The new CEO at Accretive Health, the beleaguered revenue-cycle management company, faces the challenging task of moving the company beyond its immediate financial problems and the glare of national publicity stemming from its allegedly aggressive billing collection practices.
The Chicago-based company on Wednesday introduced its new leader, Stephen Schuckenbrock
, the former president of Dell Services. He was introduced by Accretive co-founder and current CEO Mary Tolan, who earned $3.9 million in 2011 and will be stepping down from that post.
Accretive is “looking to add to the scale and operational firepower of our senior leadership ranks,” said Tolan, who will become chairman of the board of directors. But she offered little guidance on a question that has been front and center for stockholders and industry observers since the company announced in February that it was delaying the release of its fourth-quarter and full-year financial results
At the time, the company said it needed to re-evaluate when to recognize revenue from its revenue-cycle management contracts—either immediately when contracts are signed or after bills are paid. Last week, the company said it received a March 19 letter from the New York Stock Exchange saying it has until Sept. 18 to file its annual 10-K report or face delisting.
Pressed by an analyst about the timing of its earnings report, Schuckenbrock said only that “the company will react to that situation and make its announcement relative to that situation as soon as they're ready.”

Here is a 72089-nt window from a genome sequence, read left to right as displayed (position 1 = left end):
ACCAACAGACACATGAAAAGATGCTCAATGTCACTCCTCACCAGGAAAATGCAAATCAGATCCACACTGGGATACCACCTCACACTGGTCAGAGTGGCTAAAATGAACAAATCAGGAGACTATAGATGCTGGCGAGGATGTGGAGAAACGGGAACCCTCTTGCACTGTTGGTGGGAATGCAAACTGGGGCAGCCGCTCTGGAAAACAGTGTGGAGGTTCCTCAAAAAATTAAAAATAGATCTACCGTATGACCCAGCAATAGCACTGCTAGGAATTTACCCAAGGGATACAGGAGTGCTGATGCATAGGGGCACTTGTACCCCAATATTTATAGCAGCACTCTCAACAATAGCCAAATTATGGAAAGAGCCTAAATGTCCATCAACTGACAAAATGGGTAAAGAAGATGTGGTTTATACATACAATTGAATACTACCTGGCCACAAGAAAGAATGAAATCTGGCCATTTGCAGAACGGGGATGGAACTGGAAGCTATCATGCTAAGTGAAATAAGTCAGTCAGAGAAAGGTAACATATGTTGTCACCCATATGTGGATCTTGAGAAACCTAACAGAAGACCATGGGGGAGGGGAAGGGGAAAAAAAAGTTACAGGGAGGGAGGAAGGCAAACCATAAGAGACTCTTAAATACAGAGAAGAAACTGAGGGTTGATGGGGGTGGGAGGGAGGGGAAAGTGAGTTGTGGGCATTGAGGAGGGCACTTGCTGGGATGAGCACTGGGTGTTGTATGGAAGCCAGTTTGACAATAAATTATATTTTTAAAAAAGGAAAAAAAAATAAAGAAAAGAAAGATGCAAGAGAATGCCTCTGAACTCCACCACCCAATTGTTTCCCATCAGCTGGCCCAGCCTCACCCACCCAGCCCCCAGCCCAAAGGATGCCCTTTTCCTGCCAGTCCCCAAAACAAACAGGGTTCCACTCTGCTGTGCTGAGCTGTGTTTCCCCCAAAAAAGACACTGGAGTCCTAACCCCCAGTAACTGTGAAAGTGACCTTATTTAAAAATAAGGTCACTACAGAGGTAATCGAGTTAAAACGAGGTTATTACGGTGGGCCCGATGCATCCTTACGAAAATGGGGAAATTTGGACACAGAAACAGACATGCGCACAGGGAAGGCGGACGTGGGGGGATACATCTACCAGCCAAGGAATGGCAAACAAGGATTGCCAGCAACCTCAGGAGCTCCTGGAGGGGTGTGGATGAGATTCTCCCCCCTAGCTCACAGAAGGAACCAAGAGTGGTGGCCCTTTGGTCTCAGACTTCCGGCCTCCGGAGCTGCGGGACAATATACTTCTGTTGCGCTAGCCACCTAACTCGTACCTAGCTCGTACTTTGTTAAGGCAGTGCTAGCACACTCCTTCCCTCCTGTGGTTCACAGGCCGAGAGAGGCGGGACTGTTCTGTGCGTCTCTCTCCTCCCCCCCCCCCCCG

The appointment of Schuckenbrock, a high-ranking official at a major technology company, suggests Accretive believes it will emerge unscathed from its current troubles. Schuckenbrock said he plans to bring “executional discipline” and said he had the “capability to scale this business.” In addition to its hospital billing services, Accretive provides physician assistant services and population health management.
Schuckenbrock's leadership positions at Dell have also included president of the large enterprise division and chief information officer. He previously spent time at EDS, PepsiCo and Frito-Lay.
Analysts were openly skeptical about the company's latest moves. Bret Jones, an analyst at Oppenheimer, questioned in a research note the “seemingly rushed transition without an obvious pressing need.” It would have been better for the company to “resolve the ongoing accounting review prior to shaking up the C-suite,” the note said.
Accretive became the face of some hospitals' hardline debt collection practices after it was sued by the Minnesota attorney general's office for allegedly violating patient privacy and consumer protection laws. A litigation settlement—including an exit from the state—hurt the company's third-quarter results, when net income decreased to $2.8 million on $223.1 million in sales compared with $7.3 million earnings on $218.9 million in sales in the same quarter the prior year.